A gluten-free diet means not eating foods that contain wheat (including spelt, triticale, and kamut), rye, and barley. The foods and products made from these grains are also not allowed. In other words, someone with celiac disease should not eat most grain, pasta, cereal, and many processed foods. Despite these restrictions, people with celiac disease can eat a well-balanced diet with a variety of foods, including gluten-free bread and pasta. For example, people with celiac disease can use potato, rice, soy, amaranth, quinoa, buckwheat, or bean flour instead of wheat flour. They can buy gluten-free bread, pasta, and other products from stores that carry organic foods, or order products from special food companies. Gluten-free products are increasingly available from regular stores.
Checking labels for “gluten free” is important since many corn and rice products are produced in factories that also manufacture wheat products. Hidden sources of gluten include additives such as modified food starch, preservatives, and stabilizers. Wheat and wheat products are often used as thickeners, stabilizers, and texture enhancers in foods.
“Plain” meat, fish, rice, fruits, and vegetables do not contain gluten, so people with celiac disease can eat as much of these foods as they like. Recommending that people with celiac disease avoid oats is controversial because some people have been able to eat oats without having symptoms. Scientists are currently studying whether people with celiac disease can tolerate oats. Until the studies are complete, people with celiac disease should follow their physician’s or dietitian’s advice about eating oats.
The gluten-free diet is challenging. It requires a completely new approach to eating that affects a person’s entire life. Newly diagnosed people and their families may find support groups to be particularly helpful as they learn to adjust to a new way of life. People with celiac disease have to be extremely careful about what they buy for lunch at school or work, what they purchase at the grocery store, what they eat at restaurants or parties, or what they grab for a snack. Eating out can be a challenge. If a person with celiac disease is in doubt about a menu item, ask the waiter or chef about ingredients and preparation, or if a gluten-free menu is available.
Gluten is also used in some medications. One should check with the pharmacist to learn whether medications used contain gluten. Since gluten is also sometimes used as an additive in unexpected products, it is important to read all labels. If the ingredients are not listed on the product label, the manufacturer of the product should provide the list upon request. With practice, screening for gluten becomes second nature.
Vitamin & Nutrient Associations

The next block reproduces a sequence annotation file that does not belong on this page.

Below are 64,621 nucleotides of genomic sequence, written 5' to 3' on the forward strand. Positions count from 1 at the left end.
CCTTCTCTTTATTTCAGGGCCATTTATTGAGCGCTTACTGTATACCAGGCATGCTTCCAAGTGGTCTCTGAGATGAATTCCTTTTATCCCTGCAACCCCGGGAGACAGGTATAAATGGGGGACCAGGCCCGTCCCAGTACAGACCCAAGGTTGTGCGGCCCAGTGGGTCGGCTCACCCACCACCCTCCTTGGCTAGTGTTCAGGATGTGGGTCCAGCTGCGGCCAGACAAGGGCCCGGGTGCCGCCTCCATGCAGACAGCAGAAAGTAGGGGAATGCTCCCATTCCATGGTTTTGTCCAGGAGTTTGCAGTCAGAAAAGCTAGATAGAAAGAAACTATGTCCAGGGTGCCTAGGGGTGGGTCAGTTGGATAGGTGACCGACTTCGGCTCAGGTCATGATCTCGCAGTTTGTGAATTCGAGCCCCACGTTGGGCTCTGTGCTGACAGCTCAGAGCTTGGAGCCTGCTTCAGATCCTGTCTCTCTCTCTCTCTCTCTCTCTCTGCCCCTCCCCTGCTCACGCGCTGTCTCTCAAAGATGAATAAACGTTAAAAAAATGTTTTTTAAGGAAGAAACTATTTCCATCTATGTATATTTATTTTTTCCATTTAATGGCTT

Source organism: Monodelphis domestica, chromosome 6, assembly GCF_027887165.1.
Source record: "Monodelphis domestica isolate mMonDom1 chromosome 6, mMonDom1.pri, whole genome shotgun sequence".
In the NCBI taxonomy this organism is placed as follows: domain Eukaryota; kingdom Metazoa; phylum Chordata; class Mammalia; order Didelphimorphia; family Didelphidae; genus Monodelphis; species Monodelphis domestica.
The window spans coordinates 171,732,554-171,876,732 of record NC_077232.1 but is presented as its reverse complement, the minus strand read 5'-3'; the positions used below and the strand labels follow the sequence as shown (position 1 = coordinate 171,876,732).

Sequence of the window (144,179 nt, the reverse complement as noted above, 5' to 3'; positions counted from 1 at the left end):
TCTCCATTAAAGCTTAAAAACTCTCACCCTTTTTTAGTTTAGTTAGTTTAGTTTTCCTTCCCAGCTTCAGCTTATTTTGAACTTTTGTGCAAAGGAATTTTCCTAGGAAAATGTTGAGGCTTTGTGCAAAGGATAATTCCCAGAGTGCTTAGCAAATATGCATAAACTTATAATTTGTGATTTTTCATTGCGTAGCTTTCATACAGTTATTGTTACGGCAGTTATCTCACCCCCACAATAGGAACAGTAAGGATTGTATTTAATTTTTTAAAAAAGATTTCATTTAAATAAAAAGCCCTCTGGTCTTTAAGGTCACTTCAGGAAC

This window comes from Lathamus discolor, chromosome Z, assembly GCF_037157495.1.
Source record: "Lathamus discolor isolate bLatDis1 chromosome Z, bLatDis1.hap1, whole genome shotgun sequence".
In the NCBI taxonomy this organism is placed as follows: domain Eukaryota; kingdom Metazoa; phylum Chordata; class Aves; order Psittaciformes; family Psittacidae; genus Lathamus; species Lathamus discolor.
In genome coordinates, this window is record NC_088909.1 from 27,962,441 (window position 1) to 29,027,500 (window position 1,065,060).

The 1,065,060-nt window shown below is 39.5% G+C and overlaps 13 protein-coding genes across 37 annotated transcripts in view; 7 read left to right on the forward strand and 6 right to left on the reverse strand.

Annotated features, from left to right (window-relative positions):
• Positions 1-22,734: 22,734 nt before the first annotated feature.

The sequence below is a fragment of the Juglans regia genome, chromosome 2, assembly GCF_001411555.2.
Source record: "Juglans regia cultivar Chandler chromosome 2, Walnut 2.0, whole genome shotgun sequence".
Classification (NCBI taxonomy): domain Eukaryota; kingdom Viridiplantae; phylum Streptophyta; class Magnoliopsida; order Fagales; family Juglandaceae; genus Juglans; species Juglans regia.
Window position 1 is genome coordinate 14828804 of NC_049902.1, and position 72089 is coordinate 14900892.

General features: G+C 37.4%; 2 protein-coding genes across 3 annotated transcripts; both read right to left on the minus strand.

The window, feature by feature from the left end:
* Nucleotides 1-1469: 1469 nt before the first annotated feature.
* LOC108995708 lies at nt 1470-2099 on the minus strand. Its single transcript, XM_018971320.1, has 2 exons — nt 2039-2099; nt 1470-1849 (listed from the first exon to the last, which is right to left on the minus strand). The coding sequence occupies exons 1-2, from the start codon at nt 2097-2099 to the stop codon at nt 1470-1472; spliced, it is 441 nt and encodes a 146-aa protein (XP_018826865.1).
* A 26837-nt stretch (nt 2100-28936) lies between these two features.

The issue with Celiac Disease is that the condition damages your body’s ability to ingest food, It causes your body to attack the villi in your small intestine.
Your small intestine is lined with tiny hair-like projections called villi which work to absorb vitamins minerals and other nutrients from the food you eat..
The Mayo Clinic says ” Normally, your small intestine is lined with tiny, hair-like projections called villi. Resembling the deep pile of a plush carpet on a microscopic scale, villi work to absorb vitamins, minerals and other nutrients from the food you eat. Celiac disease results in damage to the villi. Without villi, the inner surface of the small intestine becomes less like a plush carpet and more like a tile floor, and your body is unable to absorb nutrients necessary for health and growth. Instead, nutrients such as fat, protein, vitamins and minerals are eliminated with your stool.”
As article explaining this is more detail is important to read in coming to understand how to deal wit this problem. The link is here: Nutrition for your cells
Introduction of a nutrition range into your diet is best done progressively over a reasonable period of time (some days or even some weeks) is a very powerful way to rebuild energy levels, control the issues around diet and to generally improve lifestyle. The strength of this program is that it gives the body all the nutritional factors to allow the body to actual rebuild the villi. This means that the primary area of damage, the lining of the small intestine, is being repaired at the same time as the main causative factor of the problem, gluten in food, is being reduced in, or even removed from, the diet.
Further reading through our articles on health issues will give you a body of information that will help you decide what options you have to deal with the underlying causes of your Celiac Disease problem through giving your body the nutrition products that will assist you body to heal from the inside out. We wish you well in your search for solutions to this problem and your movement towards better health in all areas.